Tuesday, June 23, 2015


Being out of school doesn't always mean you're free of homework. When it was announced that the fourth installment of the Jurassic Park franchise was coming out, I knew everybody would be talking about it. And when I realized that America's (current) favorite movie star Chris Pratt would be in the lead, I knew I'd have to see it. I had previously watched the original Spielberg, Oscar-winning classic at the age of 14, unfortunately a little too old to be completely captivated by it, like if I'd have watched it when I was an impressionable 8 or 9. I was still impressed with the astonishing special effects, something the 90s wasn't always known for. But I am no fool, and for five years had heard how the sequels left...well, a little to be desired. In short: The Lost World is overlong with too much Goldblum (I know, but it's possible), story and Julianne Moore talking a mile a minute. JPIII was a very enjoyable, short ride, but its characters were silly and it didn't aspire to much. Homework completed. I'd say respectively a C and a B- to the sequels.

So how does Jurassic World make the grade? You have to up the ante. This is the vision Richard Attenborough's (RIP) John Hammond had in the original: a beautifully envisioned park where resurrected dinosaurs can roam free while humans interact. Cue every sitcom cliche ever saying: what could possibly go wrong? Even with the gorgeous Bryce Dallas Howard's futuristic haircut and Chris Pratt's pecs, there's somehow still margin for error.  Claire (Howard), the director of Jurassic World, invites her nephews (both stock characters you do end up rooting for in the end) to her theme park. The boys' parents are (apparently, because not much is shown to back it up) are in the midst of a divorce, and super smart Gray and super teen-angst Zach come to enjoy their aunt's invitation. We also meet Owen Grady, a velociraptor trainer whose running into problems with Progress (yes a capital P because isn't progress and change always the villain in movies?) in the form of Vincent D'Onofrio's Hoskins.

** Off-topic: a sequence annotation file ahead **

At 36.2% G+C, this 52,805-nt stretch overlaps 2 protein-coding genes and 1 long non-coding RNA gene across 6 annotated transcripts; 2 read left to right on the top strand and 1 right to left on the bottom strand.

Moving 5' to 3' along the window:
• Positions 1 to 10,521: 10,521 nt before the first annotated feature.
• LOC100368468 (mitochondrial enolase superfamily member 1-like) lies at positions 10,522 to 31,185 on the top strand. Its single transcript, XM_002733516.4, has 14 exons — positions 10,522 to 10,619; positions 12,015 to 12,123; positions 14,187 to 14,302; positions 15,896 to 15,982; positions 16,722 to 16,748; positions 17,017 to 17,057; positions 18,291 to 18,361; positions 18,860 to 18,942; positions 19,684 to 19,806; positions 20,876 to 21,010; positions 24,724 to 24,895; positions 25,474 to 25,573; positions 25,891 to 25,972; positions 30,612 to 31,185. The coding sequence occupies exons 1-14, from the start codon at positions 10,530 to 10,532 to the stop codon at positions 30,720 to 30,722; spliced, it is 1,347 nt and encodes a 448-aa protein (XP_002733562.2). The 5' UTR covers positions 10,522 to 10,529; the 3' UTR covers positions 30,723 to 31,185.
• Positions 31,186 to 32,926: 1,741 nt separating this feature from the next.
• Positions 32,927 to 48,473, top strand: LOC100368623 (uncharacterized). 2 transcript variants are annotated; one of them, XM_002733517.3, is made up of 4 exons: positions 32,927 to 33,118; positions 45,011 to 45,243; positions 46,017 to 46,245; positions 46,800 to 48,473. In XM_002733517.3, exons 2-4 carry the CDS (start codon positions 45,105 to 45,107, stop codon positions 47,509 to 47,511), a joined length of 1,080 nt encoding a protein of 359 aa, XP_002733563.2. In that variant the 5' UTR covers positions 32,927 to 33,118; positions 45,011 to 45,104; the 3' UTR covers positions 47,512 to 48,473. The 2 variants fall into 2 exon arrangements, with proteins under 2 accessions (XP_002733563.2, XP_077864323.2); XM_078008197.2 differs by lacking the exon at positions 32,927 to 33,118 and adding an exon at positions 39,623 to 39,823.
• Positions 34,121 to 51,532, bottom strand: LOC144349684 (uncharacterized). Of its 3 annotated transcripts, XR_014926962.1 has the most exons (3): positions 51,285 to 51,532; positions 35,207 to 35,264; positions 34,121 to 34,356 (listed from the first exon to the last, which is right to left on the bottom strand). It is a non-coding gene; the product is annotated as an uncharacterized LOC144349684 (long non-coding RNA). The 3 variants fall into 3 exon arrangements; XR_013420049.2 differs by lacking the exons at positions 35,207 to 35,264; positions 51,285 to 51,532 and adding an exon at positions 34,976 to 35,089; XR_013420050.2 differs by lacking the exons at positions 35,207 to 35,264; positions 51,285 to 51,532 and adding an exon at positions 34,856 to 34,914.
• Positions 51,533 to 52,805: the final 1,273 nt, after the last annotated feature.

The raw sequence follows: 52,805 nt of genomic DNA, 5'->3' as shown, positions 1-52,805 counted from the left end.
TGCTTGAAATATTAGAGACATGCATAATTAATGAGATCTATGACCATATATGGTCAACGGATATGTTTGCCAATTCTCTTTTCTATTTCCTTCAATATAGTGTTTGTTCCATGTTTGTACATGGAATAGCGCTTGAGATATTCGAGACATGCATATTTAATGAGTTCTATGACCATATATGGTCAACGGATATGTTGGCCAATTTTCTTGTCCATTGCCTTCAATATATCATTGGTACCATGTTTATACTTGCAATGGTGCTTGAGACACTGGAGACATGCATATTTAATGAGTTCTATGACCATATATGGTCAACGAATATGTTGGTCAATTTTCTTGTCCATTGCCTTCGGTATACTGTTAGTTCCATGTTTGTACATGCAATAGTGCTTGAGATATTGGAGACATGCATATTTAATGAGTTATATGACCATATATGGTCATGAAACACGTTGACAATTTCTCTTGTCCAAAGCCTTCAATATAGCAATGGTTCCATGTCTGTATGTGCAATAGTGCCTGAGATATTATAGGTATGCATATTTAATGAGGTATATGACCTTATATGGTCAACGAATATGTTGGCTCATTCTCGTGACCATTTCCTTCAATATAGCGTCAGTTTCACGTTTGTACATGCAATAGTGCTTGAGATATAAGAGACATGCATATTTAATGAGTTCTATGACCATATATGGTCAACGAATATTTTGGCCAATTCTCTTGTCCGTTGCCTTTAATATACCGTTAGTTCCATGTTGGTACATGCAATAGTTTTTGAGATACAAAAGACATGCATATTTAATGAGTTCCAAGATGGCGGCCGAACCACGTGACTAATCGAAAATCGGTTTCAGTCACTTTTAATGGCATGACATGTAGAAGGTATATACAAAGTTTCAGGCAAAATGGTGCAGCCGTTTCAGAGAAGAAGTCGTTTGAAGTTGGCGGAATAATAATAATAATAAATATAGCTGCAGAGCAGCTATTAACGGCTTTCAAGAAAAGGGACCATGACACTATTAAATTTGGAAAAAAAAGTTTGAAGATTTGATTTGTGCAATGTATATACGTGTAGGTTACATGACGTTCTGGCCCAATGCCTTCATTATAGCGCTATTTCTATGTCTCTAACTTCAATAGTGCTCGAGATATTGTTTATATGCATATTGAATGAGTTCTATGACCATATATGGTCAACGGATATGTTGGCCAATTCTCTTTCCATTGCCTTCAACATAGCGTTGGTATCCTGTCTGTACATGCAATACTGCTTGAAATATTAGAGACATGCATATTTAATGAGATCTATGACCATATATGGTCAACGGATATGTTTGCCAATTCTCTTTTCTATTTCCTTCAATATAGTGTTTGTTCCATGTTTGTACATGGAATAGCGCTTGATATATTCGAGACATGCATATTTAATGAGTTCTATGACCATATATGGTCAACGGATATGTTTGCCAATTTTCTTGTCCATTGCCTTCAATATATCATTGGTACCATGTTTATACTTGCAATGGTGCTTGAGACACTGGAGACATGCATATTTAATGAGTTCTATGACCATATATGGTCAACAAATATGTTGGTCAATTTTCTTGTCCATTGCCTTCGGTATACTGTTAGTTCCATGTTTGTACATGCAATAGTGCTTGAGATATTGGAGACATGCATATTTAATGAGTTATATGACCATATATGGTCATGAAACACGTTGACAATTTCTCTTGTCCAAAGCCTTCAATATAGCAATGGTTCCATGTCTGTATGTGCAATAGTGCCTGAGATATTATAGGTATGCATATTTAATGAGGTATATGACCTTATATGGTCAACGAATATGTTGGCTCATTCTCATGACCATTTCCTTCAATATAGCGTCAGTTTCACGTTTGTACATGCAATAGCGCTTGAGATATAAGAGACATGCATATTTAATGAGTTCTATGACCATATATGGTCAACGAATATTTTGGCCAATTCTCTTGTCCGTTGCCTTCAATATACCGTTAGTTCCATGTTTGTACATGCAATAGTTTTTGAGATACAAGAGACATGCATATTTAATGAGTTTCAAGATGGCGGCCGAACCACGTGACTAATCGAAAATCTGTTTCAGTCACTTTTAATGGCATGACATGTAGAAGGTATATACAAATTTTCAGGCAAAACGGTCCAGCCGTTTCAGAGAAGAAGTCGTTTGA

So was Jurassic World's highest box-office opening of all time warranted? (Also I feel bad for them because that reign will end as soon as The Force Awakens opens in December). I would say so, because it fits that definitive blockbuster mold Spielberg himself helped create with Jaws. While, like I say, I had minor problems throughout, the characters are a little stock, though Chris Pratt could play a variation of Star-Lord and I don't think I'll ever get bored with him. But the movie itself is an amusement ride: don't think too much about it, you're in it with tons of people, and there's massive spectacle to behold. The special effects are stupendous, and when that original John Williams JP score kicks in movie lovers and fans of the original will find their nirvana. While it does take a little while to get things moving, that's just because they have so much to establish since we haven't visited this franchise in over a decade. Colin Trevorrow, whose Safety Not Guarunteed I enjoyed as a little indie gem, and I'm sure his massive team behind him finds a balance of human drama and fantastical dinosaur wonder. In other words, unlike John Hammond, he can make dinos and humans mix just fine. You'll like this ride.

Rating: 2.5/4 stars

Friday, May 22, 2015